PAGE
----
Well, Russ used his 20 second to, in part, try to rebut Ryan's argument. He said that Cruise's being simply a movie star is the problem. He's "all wink and a smile. He's not an actor. He's always Tom Cruise." Agree or disagree, there's truth in all those statements. If that had been it, I would have found it very hard to pick a winner.
The 10 second rebuttals were actually kind of lame, but at least Ryan's was in fact a "rebuttal" of what Russ had just said. Ryan asked if Russ simply "hated all movie stars." It's an interesting question, but all Ryan could do then was start listing names of classic stars from the history of film. But Russ's rebuttal managed to be even dumber. He simply shouted, "I want the truth," and then said, "Tom, you can't act. That's the truth." That's basically a "no, you're wrong" argument, and those annoy the crap out of me. It would have been very easy to throw some of the names Ryan used back at him and say that the truly great movie stars were also fantastic actors. The judges were split, but by a 2-1 vote, Ryan moved on to the final round.
And boy was he lucky to do so because he kicked Brandon's ass. Here comes my one other big gripe about this episode, and once again it has to do with the utter lack of logic on the part of the "celebrity judges," whether they're forced to vote the way they are by the producers or not. In the first "obsession war," Brandon pulled out his log of every film he's seen since Fall 1999. I have now twice mentioned how lame this is. It's just not unique. I keep the same kind of notebook. That certainly doesn't make me the "ultimate film fanatic," unless someone has changed the definition of "ultimate." And since I criticized week 1's winner Jordan, I have to be fair and say that at least in his film log he actually writes a sentence or two about the film and his thoughts on it. Brandon's pathetic notebook was just a list of film names, and maybe something else (a rating? I don't know -- couldn't read his scribble).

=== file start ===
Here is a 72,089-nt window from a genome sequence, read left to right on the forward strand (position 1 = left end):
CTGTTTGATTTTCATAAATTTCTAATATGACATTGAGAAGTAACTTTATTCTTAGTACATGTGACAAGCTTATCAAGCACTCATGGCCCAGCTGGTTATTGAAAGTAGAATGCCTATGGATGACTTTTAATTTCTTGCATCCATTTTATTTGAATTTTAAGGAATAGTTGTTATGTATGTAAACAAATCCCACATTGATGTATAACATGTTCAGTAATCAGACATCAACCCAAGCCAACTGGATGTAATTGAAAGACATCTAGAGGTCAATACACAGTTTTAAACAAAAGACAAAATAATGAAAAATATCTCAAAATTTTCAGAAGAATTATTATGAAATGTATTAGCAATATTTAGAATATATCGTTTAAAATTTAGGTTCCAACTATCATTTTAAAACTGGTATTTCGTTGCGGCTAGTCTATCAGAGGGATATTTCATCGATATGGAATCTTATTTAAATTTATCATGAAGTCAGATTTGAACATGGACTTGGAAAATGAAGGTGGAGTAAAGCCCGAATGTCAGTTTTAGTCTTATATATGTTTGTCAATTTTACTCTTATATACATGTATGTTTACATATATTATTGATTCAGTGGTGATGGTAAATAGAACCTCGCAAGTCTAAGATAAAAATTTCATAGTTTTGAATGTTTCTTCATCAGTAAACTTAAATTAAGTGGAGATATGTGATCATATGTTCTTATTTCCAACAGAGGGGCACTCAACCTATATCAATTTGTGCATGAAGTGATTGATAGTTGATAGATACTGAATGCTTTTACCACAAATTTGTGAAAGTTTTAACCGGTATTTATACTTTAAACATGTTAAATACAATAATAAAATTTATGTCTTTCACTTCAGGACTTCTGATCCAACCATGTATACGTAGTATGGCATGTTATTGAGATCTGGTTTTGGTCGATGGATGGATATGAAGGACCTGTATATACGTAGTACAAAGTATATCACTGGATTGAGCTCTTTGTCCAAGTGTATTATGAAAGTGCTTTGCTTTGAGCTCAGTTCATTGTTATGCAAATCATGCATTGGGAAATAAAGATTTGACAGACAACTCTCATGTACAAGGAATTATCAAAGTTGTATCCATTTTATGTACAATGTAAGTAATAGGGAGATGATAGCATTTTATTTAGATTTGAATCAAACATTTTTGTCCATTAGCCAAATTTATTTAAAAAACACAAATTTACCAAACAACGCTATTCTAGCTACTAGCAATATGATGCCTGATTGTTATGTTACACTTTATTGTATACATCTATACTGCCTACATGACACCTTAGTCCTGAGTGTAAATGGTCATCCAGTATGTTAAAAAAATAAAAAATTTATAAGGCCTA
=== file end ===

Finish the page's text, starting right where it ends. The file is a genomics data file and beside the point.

What did Ryan show and tell? He brought in his all-region, code free DVD player and explained that this piece of equipment allowed him to see DVDs that would otherwise not be watchable in the United States. You know, I don't have an all region player, but I'd like one. I know that Filmbrain considers it one of his most important possessions. If you ever wondered how he sees all these Asian films that you can't get anywhere in this country, it's because he buys other region coded DVDs and can watch them. If you don't know what the hell I'm talking about, that's an even more important point in favor of Ryan's item. Someone who would make a point to have home video equipment to allow him to see any film available in the world to me is much more film geeky and fanatical than some schlub who simply writes down every film he sees, and I include myself in that latter description. Obviously, the idiot judges don't understand that important nuance because they called Ryan's item a "nice gadget," and gave the round to Brandon. I'm not sure whether the brain trust of Traci Lords, Richard Roundtree and Jason Mewes was just stupid or if the producers knew how lame Brandon's other two items were going to be and they wanted to stretch the segment. Either way, Ryan got robbed.